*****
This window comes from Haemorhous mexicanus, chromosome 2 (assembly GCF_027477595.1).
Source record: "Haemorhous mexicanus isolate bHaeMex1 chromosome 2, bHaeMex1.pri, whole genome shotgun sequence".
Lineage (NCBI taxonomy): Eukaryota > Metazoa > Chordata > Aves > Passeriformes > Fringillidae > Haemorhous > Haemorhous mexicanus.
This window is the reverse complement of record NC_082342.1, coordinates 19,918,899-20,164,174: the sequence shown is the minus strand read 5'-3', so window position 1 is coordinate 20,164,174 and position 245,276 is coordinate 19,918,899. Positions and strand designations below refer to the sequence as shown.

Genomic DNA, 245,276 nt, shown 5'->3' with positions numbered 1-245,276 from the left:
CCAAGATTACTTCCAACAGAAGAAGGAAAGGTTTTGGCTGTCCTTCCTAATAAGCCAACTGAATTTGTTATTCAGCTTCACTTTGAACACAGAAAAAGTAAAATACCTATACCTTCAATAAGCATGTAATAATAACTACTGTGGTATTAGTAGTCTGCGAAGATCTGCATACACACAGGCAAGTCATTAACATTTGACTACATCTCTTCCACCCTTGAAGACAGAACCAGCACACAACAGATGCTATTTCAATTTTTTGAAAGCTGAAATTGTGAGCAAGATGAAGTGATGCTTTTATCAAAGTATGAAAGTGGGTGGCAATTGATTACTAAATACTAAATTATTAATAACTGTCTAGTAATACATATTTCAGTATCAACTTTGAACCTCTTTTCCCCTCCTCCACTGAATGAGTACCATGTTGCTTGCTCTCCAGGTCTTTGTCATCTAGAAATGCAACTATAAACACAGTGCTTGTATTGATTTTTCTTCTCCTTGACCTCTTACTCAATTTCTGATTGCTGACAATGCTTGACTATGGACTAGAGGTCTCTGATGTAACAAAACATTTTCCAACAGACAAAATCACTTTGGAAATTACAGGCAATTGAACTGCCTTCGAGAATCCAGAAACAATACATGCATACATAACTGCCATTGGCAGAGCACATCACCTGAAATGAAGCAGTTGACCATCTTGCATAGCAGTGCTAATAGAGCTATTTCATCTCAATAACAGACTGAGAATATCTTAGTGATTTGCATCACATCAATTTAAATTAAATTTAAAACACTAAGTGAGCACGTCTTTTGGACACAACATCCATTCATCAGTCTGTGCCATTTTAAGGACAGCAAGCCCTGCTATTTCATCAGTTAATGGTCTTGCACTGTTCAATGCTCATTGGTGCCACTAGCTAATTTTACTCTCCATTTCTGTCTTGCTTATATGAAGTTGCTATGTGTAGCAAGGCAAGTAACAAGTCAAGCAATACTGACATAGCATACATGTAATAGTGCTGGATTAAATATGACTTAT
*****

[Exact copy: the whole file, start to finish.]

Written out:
This window comes from Haemorhous mexicanus, chromosome 2 (assembly GCF_027477595.1).
Source record: "Haemorhous mexicanus isolate bHaeMex1 chromosome 2, bHaeMex1.pri, whole genome shotgun sequence".
Lineage (NCBI taxonomy): Eukaryota > Metazoa > Chordata > Aves > Passeriformes > Fringillidae > Haemorhous > Haemorhous mexicanus.
This window is the reverse complement of record NC_082342.1, coordinates 19,918,899-20,164,174: the sequence shown is the minus strand read 5'-3', so window position 1 is coordinate 20,164,174 and position 245,276 is coordinate 19,918,899. Positions and strand designations below refer to the sequence as shown.

Genomic DNA, 245,276 nt, shown 5'->3' with positions numbered 1-245,276 from the left:
CCAAGATTACTTCCAACAGAAGAAGGAAAGGTTTTGGCTGTCCTTCCTAATAAGCCAACTGAATTTGTTATTCAGCTTCACTTTGAACACAGAAAAAGTAAAATACCTATACCTTCAATAAGCATGTAATAATAACTACTGTGGTATTAGTAGTCTGCGAAGATCTGCATACACACAGGCAAGTCATTAACATTTGACTACATCTCTTCCACCCTTGAAGACAGAACCAGCACACAACAGATGCTATTTCAATTTTTTGAAAGCTGAAATTGTGAGCAAGATGAAGTGATGCTTTTATCAAAGTATGAAAGTGGGTGGCAATTGATTACTAAATACTAAATTATTAATAACTGTCTAGTAATACATATTTCAGTATCAACTTTGAACCTCTTTTCCCCTCCTCCACTGAATGAGTACCATGTTGCTTGCTCTCCAGGTCTTTGTCATCTAGAAATGCAACTATAAACACAGTGCTTGTATTGATTTTTCTTCTCCTTGACCTCTTACTCAATTTCTGATTGCTGACAATGCTTGACTATGGACTAGAGGTCTCTGATGTAACAAAACATTTTCCAACAGACAAAATCACTTTGGAAATTACAGGCAATTGAACTGCCTTCGAGAATCCAGAAACAATACATGCATACATAACTGCCATTGGCAGAGCACATCACCTGAAATGAAGCAGTTGACCATCTTGCATAGCAGTGCTAATAGAGCTATTTCATCTCAATAACAGACTGAGAATATCTTAGTGATTTGCATCACATCAATTTAAATTAAATTTAAAACACTAAGTGAGCACGTCTTTTGGACACAACATCCATTCATCAGTCTGTGCCATTTTAAGGACAGCAAGCCCTGCTATTTCATCAGTTAATGGTCTTGCACTGTTCAATGCTCATTGGTGCCACTAGCTAATTTTACTCTCCATTTCTGTCTTGCTTATATGAAGTTGCTATGTGTAGCAAGGCAAGTAACAAGTCAAGCAATACTGACATAGCATACATGTAATAGTGCTGGATTAAATATGACTTAT